Chatting with Ariel Gordon
Ariel Gordon, Founder & CEO of Ariel Gordon Jewelry
Even though Ariel Gordon had never considered herself an artist, she launched Ariel Gordon Jewelry in 2009 from a little apartment in Santa Monica. Many A-list celebrities have worn her stunning jewelry, such as Selena Gomez, Gigi Hadid, Beyoncé, and Jennifer Lawrence. Her collections have been featured in Vogue, InStyle, and Elle. We recently had the pleasure of sitting down and chatting with her about her business, inspiration, and the age-old debate: can you mix gold and silver?
Melissa: You obviously live and breathe jewelry, where did your passion of jewelry come from? And how did you decide to launch your own business?
Ariel: I started in PR, doing celebrity product placement and gifting-houses at award shows. It was not very fulfilling, but I worked with a jewelry designer at an event and I was really inspired by the life she had built for herself. She was doing something creative, she was her own boss, she had kids, and she had flexibility. That really attracted me more than finding a creative outlet or anything. I approached it from seeing it as a lifestyle that I wanted to build for myself: to be my own boss, to run a business, and benefit from my own hard work.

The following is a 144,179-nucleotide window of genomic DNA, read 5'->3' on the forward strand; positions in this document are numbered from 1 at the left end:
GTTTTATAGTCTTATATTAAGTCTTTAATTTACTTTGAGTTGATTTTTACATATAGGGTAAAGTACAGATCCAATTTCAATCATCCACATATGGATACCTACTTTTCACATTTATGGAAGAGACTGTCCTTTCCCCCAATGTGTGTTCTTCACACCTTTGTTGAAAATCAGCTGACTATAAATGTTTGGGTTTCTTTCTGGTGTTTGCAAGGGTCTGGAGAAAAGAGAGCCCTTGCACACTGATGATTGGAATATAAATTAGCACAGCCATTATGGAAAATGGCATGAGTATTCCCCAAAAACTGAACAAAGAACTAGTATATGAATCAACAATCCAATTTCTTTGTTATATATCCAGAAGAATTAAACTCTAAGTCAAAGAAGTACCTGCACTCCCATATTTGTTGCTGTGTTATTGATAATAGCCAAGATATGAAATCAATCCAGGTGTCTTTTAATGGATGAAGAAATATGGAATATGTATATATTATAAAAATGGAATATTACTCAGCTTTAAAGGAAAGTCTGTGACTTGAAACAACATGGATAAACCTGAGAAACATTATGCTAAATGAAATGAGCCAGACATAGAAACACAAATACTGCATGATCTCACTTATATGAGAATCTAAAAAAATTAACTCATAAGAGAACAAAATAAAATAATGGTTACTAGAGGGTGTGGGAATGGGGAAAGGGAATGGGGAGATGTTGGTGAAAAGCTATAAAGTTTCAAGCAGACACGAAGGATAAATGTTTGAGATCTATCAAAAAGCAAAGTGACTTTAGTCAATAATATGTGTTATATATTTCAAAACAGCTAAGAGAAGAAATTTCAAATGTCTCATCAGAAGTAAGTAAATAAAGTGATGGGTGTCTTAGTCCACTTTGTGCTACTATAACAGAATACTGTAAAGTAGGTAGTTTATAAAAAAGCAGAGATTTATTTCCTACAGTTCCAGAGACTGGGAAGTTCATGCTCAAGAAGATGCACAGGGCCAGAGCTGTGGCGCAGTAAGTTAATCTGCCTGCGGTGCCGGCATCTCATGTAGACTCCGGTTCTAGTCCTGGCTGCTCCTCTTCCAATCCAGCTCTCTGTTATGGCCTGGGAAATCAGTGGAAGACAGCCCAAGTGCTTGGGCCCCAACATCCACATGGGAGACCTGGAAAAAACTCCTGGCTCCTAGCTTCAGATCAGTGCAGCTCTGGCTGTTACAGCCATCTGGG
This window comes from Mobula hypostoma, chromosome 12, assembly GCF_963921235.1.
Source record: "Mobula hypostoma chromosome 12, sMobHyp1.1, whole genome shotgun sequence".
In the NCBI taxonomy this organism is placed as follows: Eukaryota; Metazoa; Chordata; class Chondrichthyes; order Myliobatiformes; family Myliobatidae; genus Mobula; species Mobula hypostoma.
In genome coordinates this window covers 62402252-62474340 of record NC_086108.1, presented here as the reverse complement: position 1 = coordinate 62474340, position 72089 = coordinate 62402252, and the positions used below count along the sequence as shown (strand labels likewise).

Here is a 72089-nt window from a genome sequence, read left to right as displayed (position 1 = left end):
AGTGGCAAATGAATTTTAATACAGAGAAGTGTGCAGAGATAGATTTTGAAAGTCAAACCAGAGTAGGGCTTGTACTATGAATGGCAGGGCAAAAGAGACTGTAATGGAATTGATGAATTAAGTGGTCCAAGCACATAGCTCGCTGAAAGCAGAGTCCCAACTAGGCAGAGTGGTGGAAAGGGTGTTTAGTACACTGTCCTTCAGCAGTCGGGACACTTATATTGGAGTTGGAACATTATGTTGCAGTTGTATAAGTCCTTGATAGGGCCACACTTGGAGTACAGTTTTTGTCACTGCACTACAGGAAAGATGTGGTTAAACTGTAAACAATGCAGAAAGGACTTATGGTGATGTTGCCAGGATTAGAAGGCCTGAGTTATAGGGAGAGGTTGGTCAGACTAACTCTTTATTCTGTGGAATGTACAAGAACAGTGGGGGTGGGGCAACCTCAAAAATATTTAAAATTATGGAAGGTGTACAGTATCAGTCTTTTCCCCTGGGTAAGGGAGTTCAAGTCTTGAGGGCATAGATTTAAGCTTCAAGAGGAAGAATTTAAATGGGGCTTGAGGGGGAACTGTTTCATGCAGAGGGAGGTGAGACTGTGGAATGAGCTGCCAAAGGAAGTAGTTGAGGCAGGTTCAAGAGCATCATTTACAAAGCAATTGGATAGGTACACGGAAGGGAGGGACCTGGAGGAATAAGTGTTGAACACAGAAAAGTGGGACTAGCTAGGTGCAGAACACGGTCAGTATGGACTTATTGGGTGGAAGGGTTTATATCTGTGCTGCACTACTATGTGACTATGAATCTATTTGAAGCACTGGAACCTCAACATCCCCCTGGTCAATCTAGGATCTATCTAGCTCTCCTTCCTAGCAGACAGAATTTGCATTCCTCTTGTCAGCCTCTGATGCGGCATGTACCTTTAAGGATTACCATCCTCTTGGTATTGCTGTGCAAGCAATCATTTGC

I had never made a piece of jewelry before. Ever. My sister is a painter and an artist, but I was always the nerdy one at school. I had never done anything creative before. I took a couple classes in Santa Monica, and then I moved up to San Fransisco and did more classes there. I then worked for another designer named Maya Brenner for 6 years. I learned the ins and outs of the business side of things. And now, here I am.
Melissa: What was one of the pieces you launched with?
Ariel: The Love Knot Ring, which is still one of my best sellers today. It feels like I was onto something. That was 2009 and it was a hard time. People were not shopping online, but I couldn’t afford to do trade shows or go after stores, so I just committed to selling things online. No one was selling online, especially not fine jewelry. I now do wholesale and I work with a lot of great stores, but I work with the stores I want to work with; stores that I feel bring brand awareness and build trust in the aesthetic, quality, and branding.